The Lost Man of Bombay by Vaseem Khan – Review

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By Sandra Callard

Author Vadeem Khan is building a strong and steady following for his novels, particularly The Malabar House Series of detective stories. The Lost Man of Bombay is his latest thrilling and very clever crime novel that will have the reader one hundred percent captivated by the fast paced and compelling story they are reading. Khan’s heroine is Persis Wadia, the first and only woman inspector in the Bombay police, and still a novelty, a threat and a nuisance to most of the males working there.

The story is set in the unsettled and somewhat dangerous time of Indian liberation from the British bond, when Indians wanted full power for themselves, and also sought retribution for those who had pandered to the British over the previous years of oppressive rule. Many white people stayed on to live in India permanently, for money, power or simply for an acquired love of the country, and this led to problems which show themselves clearly in the personal life of Inspector Persis.

The long-dead body of a white man is discovered in a cave high in the Himalayan hills above Bombay, just as two more new murders hit the city. Persis is on the job, which proves to be one of the most tangled, mysterious and dangerous jobs she has ever tackled. Persis is a wonderful character and very different from those of the English detectives. This proves a unique and satisfying change, even though the story can be quite brutal at times, reflecting on the times and the feelings of the recently oppressed.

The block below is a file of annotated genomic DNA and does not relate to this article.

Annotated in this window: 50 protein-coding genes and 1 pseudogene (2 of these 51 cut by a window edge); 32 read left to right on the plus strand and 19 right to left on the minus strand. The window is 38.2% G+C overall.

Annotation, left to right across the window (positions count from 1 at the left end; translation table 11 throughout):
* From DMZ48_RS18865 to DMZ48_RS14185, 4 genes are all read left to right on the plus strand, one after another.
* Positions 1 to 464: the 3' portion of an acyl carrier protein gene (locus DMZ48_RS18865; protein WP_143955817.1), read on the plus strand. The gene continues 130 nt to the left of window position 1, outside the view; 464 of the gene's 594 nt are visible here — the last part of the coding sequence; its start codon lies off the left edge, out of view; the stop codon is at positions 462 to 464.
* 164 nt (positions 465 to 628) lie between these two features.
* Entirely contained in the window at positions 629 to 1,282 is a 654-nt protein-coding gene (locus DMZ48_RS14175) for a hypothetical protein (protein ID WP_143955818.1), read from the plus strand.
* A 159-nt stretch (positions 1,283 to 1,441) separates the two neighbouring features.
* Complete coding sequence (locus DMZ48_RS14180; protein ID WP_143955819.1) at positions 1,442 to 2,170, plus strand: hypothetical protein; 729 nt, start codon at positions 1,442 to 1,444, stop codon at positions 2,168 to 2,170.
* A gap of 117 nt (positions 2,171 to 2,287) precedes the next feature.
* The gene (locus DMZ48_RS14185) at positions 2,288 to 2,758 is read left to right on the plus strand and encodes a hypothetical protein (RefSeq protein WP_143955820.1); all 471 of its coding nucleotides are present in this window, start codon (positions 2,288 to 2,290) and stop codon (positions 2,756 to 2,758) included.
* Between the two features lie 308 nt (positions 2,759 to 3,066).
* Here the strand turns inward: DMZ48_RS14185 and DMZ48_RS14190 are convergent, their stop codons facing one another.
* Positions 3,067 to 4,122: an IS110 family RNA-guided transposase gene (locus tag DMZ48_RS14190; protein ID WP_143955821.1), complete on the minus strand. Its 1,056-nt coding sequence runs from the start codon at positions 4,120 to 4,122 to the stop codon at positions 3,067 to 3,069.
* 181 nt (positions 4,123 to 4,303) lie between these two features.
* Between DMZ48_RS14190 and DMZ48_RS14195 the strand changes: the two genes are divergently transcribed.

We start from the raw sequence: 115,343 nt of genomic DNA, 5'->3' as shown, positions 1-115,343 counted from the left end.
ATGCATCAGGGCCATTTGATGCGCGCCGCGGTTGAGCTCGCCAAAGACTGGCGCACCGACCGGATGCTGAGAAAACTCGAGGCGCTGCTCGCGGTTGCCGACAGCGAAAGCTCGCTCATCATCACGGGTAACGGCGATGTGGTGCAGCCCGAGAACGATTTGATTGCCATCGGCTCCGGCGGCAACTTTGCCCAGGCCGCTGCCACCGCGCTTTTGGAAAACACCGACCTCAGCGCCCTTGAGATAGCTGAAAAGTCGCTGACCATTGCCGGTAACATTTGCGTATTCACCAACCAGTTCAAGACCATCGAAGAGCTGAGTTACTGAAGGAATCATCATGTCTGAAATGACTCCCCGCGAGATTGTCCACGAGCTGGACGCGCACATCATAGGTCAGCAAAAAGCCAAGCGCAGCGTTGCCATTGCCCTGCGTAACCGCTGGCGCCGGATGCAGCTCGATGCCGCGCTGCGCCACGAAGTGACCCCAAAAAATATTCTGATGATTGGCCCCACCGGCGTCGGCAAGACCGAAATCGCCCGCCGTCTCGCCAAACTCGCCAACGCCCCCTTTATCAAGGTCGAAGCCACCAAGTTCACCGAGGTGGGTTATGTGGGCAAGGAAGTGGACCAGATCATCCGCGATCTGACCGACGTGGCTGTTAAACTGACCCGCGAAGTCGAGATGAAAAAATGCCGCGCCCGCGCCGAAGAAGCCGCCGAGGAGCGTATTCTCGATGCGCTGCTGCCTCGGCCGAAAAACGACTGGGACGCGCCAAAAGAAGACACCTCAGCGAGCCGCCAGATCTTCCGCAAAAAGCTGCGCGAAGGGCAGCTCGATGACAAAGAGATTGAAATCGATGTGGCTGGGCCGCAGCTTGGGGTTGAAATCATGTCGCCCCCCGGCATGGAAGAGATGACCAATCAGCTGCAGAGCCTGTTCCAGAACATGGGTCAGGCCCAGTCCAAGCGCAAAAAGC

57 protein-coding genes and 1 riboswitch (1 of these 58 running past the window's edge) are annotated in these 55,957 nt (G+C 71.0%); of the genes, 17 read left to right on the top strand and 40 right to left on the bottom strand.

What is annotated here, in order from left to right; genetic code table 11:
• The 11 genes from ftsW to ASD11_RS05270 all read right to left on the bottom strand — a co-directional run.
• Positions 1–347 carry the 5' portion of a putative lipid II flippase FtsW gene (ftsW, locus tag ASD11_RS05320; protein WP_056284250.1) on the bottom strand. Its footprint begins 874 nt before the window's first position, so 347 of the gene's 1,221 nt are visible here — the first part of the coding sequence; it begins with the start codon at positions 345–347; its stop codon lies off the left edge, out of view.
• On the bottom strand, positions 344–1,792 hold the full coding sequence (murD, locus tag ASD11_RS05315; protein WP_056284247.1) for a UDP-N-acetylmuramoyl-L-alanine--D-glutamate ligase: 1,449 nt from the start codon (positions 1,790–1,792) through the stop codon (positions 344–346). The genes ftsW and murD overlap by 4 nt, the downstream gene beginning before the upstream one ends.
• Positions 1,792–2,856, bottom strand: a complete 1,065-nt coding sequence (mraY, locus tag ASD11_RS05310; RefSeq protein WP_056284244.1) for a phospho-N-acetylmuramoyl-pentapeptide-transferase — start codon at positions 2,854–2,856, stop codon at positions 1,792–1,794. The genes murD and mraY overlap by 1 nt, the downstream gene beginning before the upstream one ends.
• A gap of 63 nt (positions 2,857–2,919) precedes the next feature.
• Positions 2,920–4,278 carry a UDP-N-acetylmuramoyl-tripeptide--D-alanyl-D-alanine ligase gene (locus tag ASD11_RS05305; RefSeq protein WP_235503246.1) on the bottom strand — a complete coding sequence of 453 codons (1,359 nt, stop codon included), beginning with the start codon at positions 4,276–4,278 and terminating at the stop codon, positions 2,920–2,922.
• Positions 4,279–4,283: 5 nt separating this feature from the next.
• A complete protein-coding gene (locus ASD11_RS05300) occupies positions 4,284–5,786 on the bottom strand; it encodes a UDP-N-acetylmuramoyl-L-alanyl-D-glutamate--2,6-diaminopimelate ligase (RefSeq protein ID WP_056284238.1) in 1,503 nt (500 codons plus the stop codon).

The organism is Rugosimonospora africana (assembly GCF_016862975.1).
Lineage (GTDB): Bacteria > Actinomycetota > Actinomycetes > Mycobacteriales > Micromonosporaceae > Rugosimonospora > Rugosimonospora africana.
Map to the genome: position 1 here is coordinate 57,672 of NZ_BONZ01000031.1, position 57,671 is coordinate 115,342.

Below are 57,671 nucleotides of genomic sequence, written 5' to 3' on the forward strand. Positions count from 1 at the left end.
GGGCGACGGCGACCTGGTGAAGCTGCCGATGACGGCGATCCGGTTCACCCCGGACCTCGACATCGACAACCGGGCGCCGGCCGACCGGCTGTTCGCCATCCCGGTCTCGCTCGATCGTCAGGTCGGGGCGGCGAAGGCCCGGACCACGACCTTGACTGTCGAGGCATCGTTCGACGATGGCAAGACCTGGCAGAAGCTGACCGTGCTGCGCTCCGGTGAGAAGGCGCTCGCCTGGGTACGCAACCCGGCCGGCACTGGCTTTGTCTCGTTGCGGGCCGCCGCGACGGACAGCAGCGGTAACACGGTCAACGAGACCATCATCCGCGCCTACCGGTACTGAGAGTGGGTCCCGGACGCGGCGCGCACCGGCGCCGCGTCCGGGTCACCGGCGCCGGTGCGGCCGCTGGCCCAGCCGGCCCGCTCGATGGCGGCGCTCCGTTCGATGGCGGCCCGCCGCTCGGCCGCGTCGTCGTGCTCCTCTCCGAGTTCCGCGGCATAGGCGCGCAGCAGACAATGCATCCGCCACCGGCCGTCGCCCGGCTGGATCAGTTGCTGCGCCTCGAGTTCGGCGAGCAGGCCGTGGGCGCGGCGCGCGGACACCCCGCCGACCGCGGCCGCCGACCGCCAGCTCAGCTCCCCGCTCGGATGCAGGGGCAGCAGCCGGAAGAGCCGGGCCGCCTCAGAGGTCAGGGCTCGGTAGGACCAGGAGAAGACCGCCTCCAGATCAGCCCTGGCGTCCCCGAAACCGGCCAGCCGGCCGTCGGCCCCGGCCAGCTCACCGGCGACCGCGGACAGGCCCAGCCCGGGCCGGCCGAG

“Deeper into the danger zone”

the lost man of bombay vaseem khan book review coverI will admit now that my idea of a good murder story is one which is set in a quiet English village with a trough of innocent characters who cannot possibly be guilty of the murder. It will have as much Agatha Christie as you can get, and with a thrilling and unexpected denouement. But these Bombay-located murder stories are pulling me away from all that. They are hard, realistic and fascinatingly hard to decipher. Persis is a terrific character, hard as nails but with a soft edge that terminates occasionally with an English man who loves her, but who she will not respond to because of their opposing ethnicities.

The author has a certain propensity for allowing Persis to find clues which are not quite enough for full enlightenment, so she heads on deeper into the danger zone, thus extending the threat for her and the excitement for the reader. This book is beautifully written with a flowing and pleasing text. The fire and heat of the subcontinent is vividly apparent throughout the whole book and almost makes you shed some clothing.

Certainly, if you love a bright and very different crime story, this is one to try, and happily it is just one of a series of crime books by Vaseem Khan which will keep me on the lookout for his next one.

‘The Lost Man of Bombay by Vadeem Khan’ is published by Hodder & Stoughton, £16.99 hardback


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